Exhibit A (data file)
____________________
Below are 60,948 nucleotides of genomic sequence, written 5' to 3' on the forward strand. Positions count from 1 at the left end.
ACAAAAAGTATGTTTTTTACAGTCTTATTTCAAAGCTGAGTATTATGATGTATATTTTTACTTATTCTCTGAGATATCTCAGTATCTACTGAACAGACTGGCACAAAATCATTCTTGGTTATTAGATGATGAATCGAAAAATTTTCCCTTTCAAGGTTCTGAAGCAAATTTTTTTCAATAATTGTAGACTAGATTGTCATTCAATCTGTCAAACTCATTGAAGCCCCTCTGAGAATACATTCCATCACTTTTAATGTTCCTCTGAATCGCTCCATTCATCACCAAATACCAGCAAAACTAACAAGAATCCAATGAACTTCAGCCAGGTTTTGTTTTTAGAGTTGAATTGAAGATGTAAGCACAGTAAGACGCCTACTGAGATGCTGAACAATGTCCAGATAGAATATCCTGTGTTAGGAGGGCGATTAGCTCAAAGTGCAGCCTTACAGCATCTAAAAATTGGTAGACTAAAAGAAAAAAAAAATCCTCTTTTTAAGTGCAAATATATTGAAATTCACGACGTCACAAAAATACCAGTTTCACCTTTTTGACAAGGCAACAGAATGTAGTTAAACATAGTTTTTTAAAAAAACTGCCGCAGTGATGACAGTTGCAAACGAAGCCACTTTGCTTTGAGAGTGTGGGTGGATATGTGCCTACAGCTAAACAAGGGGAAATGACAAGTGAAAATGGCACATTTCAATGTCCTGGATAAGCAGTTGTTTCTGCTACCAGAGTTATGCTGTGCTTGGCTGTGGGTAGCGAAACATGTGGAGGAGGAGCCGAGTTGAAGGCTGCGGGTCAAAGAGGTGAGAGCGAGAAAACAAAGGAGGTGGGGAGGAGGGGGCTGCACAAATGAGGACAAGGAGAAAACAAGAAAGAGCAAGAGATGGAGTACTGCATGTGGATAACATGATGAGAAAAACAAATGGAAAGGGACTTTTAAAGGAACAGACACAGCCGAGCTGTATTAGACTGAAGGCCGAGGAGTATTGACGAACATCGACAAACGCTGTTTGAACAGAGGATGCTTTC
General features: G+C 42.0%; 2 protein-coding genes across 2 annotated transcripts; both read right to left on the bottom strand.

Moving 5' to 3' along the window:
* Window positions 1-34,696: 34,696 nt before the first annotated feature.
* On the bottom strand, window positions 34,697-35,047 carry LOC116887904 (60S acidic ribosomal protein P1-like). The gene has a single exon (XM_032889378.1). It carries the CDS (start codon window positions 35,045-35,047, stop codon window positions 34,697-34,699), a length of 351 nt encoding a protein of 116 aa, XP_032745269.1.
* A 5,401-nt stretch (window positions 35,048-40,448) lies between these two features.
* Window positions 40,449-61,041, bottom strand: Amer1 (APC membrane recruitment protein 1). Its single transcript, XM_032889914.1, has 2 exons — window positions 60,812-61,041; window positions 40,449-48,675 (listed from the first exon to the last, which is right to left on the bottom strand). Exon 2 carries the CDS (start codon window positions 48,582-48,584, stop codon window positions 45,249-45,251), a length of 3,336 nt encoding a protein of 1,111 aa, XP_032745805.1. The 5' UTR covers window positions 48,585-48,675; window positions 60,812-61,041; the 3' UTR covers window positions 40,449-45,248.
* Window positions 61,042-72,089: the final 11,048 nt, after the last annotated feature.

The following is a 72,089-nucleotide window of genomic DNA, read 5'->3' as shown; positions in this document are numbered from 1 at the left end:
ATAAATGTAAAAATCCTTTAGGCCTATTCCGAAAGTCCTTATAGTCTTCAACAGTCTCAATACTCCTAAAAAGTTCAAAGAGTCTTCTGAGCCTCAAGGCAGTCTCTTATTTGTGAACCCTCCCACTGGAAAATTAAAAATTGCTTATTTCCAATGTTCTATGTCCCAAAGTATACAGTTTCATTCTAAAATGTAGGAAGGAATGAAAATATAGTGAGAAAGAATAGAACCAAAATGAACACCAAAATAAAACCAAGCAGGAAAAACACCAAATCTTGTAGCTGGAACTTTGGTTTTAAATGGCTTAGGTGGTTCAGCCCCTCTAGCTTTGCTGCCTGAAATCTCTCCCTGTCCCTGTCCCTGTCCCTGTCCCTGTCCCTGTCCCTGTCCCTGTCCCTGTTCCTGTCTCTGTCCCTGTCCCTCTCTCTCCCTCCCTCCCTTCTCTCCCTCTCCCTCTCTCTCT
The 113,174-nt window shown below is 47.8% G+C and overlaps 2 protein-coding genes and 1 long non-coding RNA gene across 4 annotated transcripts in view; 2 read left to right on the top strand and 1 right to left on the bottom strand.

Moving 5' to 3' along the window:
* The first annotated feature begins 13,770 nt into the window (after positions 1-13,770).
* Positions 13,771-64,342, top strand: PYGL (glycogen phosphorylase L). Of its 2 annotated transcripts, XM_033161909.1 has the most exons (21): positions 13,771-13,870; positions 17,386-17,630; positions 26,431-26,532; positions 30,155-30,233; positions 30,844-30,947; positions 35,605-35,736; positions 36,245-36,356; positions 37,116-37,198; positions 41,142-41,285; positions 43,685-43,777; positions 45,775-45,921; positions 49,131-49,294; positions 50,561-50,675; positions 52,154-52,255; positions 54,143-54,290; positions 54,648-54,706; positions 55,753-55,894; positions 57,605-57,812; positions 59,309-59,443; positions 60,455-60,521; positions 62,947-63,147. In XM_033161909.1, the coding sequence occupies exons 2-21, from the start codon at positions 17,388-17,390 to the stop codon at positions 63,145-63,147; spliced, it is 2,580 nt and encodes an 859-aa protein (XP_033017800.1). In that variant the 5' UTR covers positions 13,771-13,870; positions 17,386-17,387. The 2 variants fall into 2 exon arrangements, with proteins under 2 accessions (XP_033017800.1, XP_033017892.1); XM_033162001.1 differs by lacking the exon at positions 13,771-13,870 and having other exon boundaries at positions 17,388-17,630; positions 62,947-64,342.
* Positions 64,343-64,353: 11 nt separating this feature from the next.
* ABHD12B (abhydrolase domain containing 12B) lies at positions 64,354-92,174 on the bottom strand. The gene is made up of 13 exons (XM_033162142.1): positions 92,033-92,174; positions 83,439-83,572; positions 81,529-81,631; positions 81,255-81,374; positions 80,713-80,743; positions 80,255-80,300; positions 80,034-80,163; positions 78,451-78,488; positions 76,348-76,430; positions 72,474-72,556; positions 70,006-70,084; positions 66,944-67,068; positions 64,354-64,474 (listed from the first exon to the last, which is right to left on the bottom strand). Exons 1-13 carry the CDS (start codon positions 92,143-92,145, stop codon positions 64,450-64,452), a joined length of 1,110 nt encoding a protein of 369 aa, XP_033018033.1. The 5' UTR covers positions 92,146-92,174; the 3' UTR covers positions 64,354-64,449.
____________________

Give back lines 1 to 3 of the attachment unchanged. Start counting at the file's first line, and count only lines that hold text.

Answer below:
Below are 60,948 nucleotides of genomic sequence, written 5' to 3' on the forward strand. Positions count from 1 at the left end.
ACAAAAAGTATGTTTTTTACAGTCTTATTTCAAAGCTGAGTATTATGATGTATATTTTTACTTATTCTCTGAGATATCTCAGTATCTACTGAACAGACTGGCACAAAATCATTCTTGGTTATTAGATGATGAATCGAAAAATTTTCCCTTTCAAGGTTCTGAAGCAAATTTTTTTCAATAATTGTAGACTAGATTGTCATTCAATCTGTCAAACTCATTGAAGCCCCTCTGAGAATACATTCCATCACTTTTAATGTTCCTCTGAATCGCTCCATTCATCACCAAATACCAGCAAAACTAACAAGAATCCAATGAACTTCAGCCAGGTTTTGTTTTTAGAGTTGAATTGAAGATGTAAGCACAGTAAGACGCCTACTGAGATGCTGAACAATGTCCAGATAGAATATCCTGTGTTAGGAGGGCGATTAGCTCAAAGTGCAGCCTTACAGCATCTAAAAATTGGTAGACTAAAAGAAAAAAAAAATCCTCTTTTTAAGTGCAAATATATTGAAATTCACGACGTCACAAAAATACCAGTTTCACCTTTTTGACAAGGCAACAGAATGTAGTTAAACATAGTTTTTTAAAAAAACTGCCGCAGTGATGACAGTTGCAAACGAAGCCACTTTGCTTTGAGAGTGTGGGTGGATATGTGCCTACAGCTAAACAAGGGGAAATGACAAGTGAAAATGGCACATTTCAATGTCCTGGATAAGCAGTTGTTTCTGCTACCAGAGTTATGCTGTGCTTGGCTGTGGGTAGCGAAACATGTGGAGGAGGAGCCGAGTTGAAGGCTGCGGGTCAAAGAGGTGAGAGCGAGAAAACAAAGGAGGTGGGGAGGAGGGGGCTGCACAAATGAGGACAAGGAGAAAACAAGAAAGAGCAAGAGATGGAGTACTGCATGTGGATAACATGATGAGAAAAACAAATGGAAAGGGACTTTTAAAGGAACAGACACAGCCGAGCTGTATTAGACTGAAGGCCGAGGAGTATTGACGAACATCGACAAACGCTGTTTGAACAGAGGATGCTTTC
General features: G+C 42.0%; 2 protein-coding genes across 2 annotated transcripts; both read right to left on the bottom strand.